Electric Outage

Report power outages and learn how to prepare for outages. 

Electric Grid Outage Map

Use this map to quickly see local power outages and report outages in your area.

Be Prepared for a Power Outage

Extended power outages may impact the whole community and the economy.

A power outage can be stressful and may disrupt communications, water, and transportation. Following the tips below from the Federal Emergency Management Agency (FEMA) will help keep you, your family, and your city safe through a power outage. 


Keep freezers and refrigerators closed.


Only use generators outdoors and away from windows.


Do not use a gas stove to heat your home.


Disconnect appliances and electronics to avoid damage from electrical surges.


Use alternate plans for refrigerating medicines or power-dependent medical devices.


If safe, go to an alternate location for heat or cooling and check on neighbors.

How to Stay Safe When a Power Outage Threatens


Take an inventory now of the items you need that rely on electricity. 

Talk to your medical provider about a power outage plan for medical devices powered by electricity and refrigerated medicines. Find out how long medication can be stored at higher temperatures and get specific guidance for any critical medications for life. 

Plan for batteries and other alternatives to meet your needs when the power goes out. 

Sign up for local alerts and warning systems. Monitor weather reports. Install carbon monoxide detectors with battery backup in central locations on every level of your home.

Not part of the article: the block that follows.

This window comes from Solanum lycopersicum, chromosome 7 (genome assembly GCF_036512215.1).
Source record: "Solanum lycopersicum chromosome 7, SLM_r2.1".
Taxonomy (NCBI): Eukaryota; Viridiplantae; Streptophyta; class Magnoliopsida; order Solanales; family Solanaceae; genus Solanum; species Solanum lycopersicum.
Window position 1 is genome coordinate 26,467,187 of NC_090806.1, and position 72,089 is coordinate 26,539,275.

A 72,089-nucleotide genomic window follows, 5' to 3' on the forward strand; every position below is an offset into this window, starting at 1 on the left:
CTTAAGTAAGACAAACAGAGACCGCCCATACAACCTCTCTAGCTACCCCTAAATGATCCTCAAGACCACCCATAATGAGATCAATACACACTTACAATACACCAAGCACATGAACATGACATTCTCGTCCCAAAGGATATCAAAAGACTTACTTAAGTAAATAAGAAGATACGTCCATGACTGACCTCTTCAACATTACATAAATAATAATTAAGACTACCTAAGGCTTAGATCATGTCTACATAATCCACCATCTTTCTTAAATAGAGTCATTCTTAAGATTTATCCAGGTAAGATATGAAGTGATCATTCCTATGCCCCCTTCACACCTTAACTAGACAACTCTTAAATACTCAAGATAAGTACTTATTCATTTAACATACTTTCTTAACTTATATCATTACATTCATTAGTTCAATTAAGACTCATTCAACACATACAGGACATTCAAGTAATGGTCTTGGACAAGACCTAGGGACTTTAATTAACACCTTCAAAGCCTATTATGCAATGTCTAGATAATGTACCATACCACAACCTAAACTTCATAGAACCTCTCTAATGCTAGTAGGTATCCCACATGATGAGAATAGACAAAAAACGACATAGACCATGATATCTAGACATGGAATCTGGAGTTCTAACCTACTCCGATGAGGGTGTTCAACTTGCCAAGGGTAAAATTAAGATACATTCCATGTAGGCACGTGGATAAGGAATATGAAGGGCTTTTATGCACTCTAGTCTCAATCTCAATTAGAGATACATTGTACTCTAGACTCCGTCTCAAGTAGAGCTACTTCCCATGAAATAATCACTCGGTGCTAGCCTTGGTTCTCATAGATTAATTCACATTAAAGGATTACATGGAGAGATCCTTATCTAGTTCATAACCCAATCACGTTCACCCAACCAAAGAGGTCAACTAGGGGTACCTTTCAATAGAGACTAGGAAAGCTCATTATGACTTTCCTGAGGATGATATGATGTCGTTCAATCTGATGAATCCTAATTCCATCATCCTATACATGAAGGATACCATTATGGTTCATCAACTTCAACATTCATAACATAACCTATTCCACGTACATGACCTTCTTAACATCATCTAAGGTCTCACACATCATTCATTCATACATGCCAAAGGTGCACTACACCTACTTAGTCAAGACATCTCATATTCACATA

Determine whether your home phone will work in a power outage and how long battery backup will last. 

Review the supplies that are available in case of no power. Have flashlights with extra batteries for every household member. Have enough nonperishable food and water. 

Use a thermometer in the refrigerator and freezer to know the temperature when the power is restored. 

Keep mobile phones and other electric equipment charged and gas tanks full.


Keep freezers and refrigerators closed. The refrigerator will keep food cold for about four hours. A full freezer will keep the temperature for about 48 hours. Use coolers with ice if necessary. Monitor temperatures with a thermometer. 

Use food supplies that do not require refrigeration. 

Avoid carbon monoxide poisoning. Generators, camp stoves, or charcoal grills should always be used outdoors and at least 20 feet away from windows. Never use a gas stovetop or oven to heat your home. 

Check on your neighbors. Older adults and young children are especially vulnerable to extreme temperatures. 

Go to a community location with power if heat or cold is extreme. 

Turn off or disconnect appliances, equipment, or electronics. Power may return with momentary “surges” or “spikes” that can cause damage.


When in doubt, throw it out! Throw away any food that has been exposed to temperatures 40 degrees or higher for two hours or more or that has an unusual odor, color, or texture. 

If the power is out for more than a day, discard any medication that should be refrigerated unless the drug’s label says otherwise. If a life depends on refrigerated drugs, consult a doctor or pharmacist and use the medicine only until a new supply is available.


Go to Ready.gov and search for power outage. Download the FEMA app to get more information about preparing for a power outage.